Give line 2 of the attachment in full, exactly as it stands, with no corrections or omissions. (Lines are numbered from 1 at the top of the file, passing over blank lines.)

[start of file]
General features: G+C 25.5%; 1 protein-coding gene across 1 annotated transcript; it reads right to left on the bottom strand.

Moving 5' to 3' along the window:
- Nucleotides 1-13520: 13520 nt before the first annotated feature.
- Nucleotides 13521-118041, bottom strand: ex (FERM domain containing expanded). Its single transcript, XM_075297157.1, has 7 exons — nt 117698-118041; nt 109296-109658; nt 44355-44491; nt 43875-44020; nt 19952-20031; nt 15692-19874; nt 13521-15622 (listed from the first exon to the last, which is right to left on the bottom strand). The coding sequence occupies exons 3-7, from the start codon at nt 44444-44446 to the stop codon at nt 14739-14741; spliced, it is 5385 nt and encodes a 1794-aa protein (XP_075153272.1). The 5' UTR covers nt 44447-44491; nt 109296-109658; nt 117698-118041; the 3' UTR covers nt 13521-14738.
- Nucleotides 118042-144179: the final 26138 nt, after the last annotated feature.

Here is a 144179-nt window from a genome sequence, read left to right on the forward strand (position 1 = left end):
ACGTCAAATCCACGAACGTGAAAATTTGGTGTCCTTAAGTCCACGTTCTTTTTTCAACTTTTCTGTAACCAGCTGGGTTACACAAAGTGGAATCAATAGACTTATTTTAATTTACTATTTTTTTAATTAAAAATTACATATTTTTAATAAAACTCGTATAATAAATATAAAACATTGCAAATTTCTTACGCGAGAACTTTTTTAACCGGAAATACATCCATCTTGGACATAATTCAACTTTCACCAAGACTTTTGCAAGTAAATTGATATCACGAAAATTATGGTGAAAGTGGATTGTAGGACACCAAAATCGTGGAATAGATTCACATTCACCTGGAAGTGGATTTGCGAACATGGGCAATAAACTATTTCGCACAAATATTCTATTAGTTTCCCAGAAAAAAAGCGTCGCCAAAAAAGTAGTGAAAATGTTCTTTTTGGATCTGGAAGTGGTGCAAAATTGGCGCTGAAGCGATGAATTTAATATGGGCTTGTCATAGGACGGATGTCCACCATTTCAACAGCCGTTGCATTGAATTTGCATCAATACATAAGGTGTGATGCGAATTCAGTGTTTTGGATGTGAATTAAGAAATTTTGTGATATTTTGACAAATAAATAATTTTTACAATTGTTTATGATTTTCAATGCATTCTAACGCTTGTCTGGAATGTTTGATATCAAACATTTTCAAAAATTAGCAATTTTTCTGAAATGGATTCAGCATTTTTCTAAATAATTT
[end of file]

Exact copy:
Moving 5' to 3' along the window: